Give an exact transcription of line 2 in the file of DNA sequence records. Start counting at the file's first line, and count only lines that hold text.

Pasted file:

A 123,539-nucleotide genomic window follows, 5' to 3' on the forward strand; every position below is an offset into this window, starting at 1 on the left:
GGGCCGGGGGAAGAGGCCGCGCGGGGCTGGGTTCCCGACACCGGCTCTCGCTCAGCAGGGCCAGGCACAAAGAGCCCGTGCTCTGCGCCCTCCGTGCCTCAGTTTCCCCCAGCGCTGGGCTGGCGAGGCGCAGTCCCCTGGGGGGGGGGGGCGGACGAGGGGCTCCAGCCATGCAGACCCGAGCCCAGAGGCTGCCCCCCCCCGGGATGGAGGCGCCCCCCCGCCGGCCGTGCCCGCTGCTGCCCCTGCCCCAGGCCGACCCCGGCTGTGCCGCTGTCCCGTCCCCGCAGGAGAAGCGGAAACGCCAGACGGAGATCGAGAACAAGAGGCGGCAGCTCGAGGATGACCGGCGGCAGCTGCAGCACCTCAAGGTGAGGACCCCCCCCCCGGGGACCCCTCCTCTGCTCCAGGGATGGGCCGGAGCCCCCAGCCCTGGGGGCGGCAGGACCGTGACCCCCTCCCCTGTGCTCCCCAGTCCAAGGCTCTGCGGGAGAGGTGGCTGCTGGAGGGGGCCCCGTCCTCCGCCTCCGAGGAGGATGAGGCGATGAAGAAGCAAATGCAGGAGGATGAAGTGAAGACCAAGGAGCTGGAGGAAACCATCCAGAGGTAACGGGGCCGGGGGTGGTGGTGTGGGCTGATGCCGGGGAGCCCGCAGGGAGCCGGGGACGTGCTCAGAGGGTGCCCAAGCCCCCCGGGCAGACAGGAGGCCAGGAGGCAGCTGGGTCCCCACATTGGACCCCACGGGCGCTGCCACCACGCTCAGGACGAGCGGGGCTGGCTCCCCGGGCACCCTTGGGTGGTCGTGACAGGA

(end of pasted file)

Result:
GGGCCGGGGGAAGAGGCCGCGCGGGGCTGGGTTCCCGACACCGGCTCTCGCTCAGCAGGGCCAGGCACAAAGAGCCCGTGCTCTGCGCCCTCCGTGCCTCAGTTTCCCCCAGCGCTGGGCTGGCGAGGCGCAGTCCCCTGGGGGGGGGGGGCGGACGAGGGGCTCCAGCCATGCAGACCCGAGCCCAGAGGCTGCCCCCCCCCGGGATGGAGGCGCCCCCCCGCCGGCCGTGCCCGCTGCTGCCCCTGCCCCAGGCCGACCCCGGCTGTGCCGCTGTCCCGTCCCCGCAGGAGAAGCGGAAACGCCAGACGGAGATCGAGAACAAGAGGCGGCAGCTCGAGGATGACCGGCGGCAGCTGCAGCACCTCAAGGTGAGGACCCCCCCCCCGGGGACCCCTCCTCTGCTCCAGGGATGGGCCGGAGCCCCCAGCCCTGGGGGCGGCAGGACCGTGACCCCCTCCCCTGTGCTCCCCAGTCCAAGGCTCTGCGGGAGAGGTGGCTGCTGGAGGGGGCCCCGTCCTCCGCCTCCGAGGAGGATGAGGCGATGAAGAAGCAAATGCAGGAGGATGAAGTGAAGACCAAGGAGCTGGAGGAAACCATCCAGAGGTAACGGGGCCGGGGGTGGTGGTGTGGGCTGATGCCGGGGAGCCCGCAGGGAGCCGGGGACGTGCTCAGAGGGTGCCCAAGCCCCCCGGGCAGACAGGAGGCCAGGAGGCAGCTGGGTCCCCACATTGGACCCCACGGGCGCTGCCACCACGCTCAGGACGAGCGGGGCTGGCTCCCCGGGCACCCTTGGGTGGTCGTGACAGGA